Study for final exams as you would file your tax return

You no sooner get your income tax return filed than you have to turn around and get ready for final exams. Don’t let all that work go to waste. The same organization principles you used to do your taxes can be applied to your final exam schedule. First you have to gather all the data that you’ll need then you have to look it over and decide what is most important.

Just as there are rules for filling out tax forms, there are systems that will help you pass finals. Let’s look at some study tips for college final exams.

Top habits: Manage your time

One of the best tools to help college students prepare for final exams is Questia, the Internet’s largest library of books, articles and publications. One of the resources you’ll find at Questia is the book, The Everything Guide to Study Skills: Strategies, Tips, and Tools You Need to Succeed in School! by Cynthia Clumeck Muchnick.

In the book, Muchnick begins by listing the top ten habits of successful students, which included:

  • Treat school as your job
  • Build relationships with your teachers
  • Master and refine your ability to schedule, manage your time, and be organized

Just as there is a deadline to filing your income tax return, finals have a deadline, too. To make sure that you’re fully prepared, it’s a good idea to use a calendar to lay out what you will do each day to help you prepare for finals.

Muchnick suggested that you divide your study time into several stages.

  • Stage one: read through all of your notes and create master lists
  • Stage two: work with your study materials
  • Stage three: read additional course materials

“Reading about the same topic in several sources is a worthwhile exercise because it shows how the subject can be described in different ways. This is important, as examination questions will often be worded in a manner different from the way the material was originally described to you,” Muchnick added.

Learn about the final exams

The folks at Southern Connecticut State University compiled, “Tips For Preparing for Final Exams.” One suggestion was to learn what kind of exam you’ll be taking: essay, true/false, or multiple choice. Each type of exam dictates the best ways to prepare.

You’ll also need to find out from your professors such details as:

  • How long will the exam be
  • How will the exam be organized
  • What are the likely topics that will be covered in the exam

Then group your notes and reading materials into piles by topic of what will be covered on the exam. Use these materials to create study guides for each pile of information. Your study guides should include: key points of the subject, key terms, two or three self-test questions.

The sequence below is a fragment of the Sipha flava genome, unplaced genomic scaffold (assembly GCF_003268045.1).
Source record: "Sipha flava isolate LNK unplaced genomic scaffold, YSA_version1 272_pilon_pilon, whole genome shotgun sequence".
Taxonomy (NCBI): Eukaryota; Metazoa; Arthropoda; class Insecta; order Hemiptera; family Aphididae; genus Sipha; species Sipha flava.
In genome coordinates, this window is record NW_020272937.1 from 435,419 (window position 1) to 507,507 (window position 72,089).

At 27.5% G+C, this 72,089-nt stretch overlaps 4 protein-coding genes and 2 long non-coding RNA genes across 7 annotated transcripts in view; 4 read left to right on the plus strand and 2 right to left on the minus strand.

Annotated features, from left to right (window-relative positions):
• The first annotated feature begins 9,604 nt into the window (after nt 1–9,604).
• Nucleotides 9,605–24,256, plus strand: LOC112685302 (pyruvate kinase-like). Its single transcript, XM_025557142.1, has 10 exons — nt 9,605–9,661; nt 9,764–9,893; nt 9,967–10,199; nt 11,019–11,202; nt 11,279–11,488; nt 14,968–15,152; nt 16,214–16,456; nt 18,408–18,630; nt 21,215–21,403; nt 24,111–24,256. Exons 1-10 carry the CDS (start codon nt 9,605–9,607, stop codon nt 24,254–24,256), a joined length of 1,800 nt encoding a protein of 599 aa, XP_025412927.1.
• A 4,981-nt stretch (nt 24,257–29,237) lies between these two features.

Final exam study tips

The mistakes most often made on income tax returns such as omitting information or writing down the wrong numbers could easily be avoided if people didn’t wait until the last minute to do their taxes. It’s the same situation with final exams. If you wait until the last minute to start a study routine you’ll wear yourself out and risk failing miserably.

Shaniese Alston explored, “Scientifically, The Best Ways To Prepare For Final Exams,” for the blog of The State University of New York.

According to Alston, the last thing you want to do is to try and do all your preparation the night before the final exam.

“Based on a 2008 study by Pamela Thacher, Associate Professor of Psychology at St. Lawrence University, all-nighters impair reasoning and memory for as long as four days. As a result, you will receive lower grades,” Alston said.

Your final exam schedule

More good advice came from Billie Streufert in a December 8, 2014, article for, “25 crucial study tips for finals week.”

Streufert’s tips included:

  • Review your notes daily
  • Take short breaks during study sessions to allow your brain to process the information
  • Eat right, exercise and get plenty of sleep
  • Check the front of your textbook to see if there are any online study aids

When it comes to filing income taxes, sometimes you need to seek the help of an expert. So it is with final exams, too. Streufert also suggested that students meet with the professor, a tutor or a learning specialist to help prepare for final exams.

You can learn more about various topics in education at Questia.

What’s your best study tip for getting ready for final exams? Tell us in the comments.

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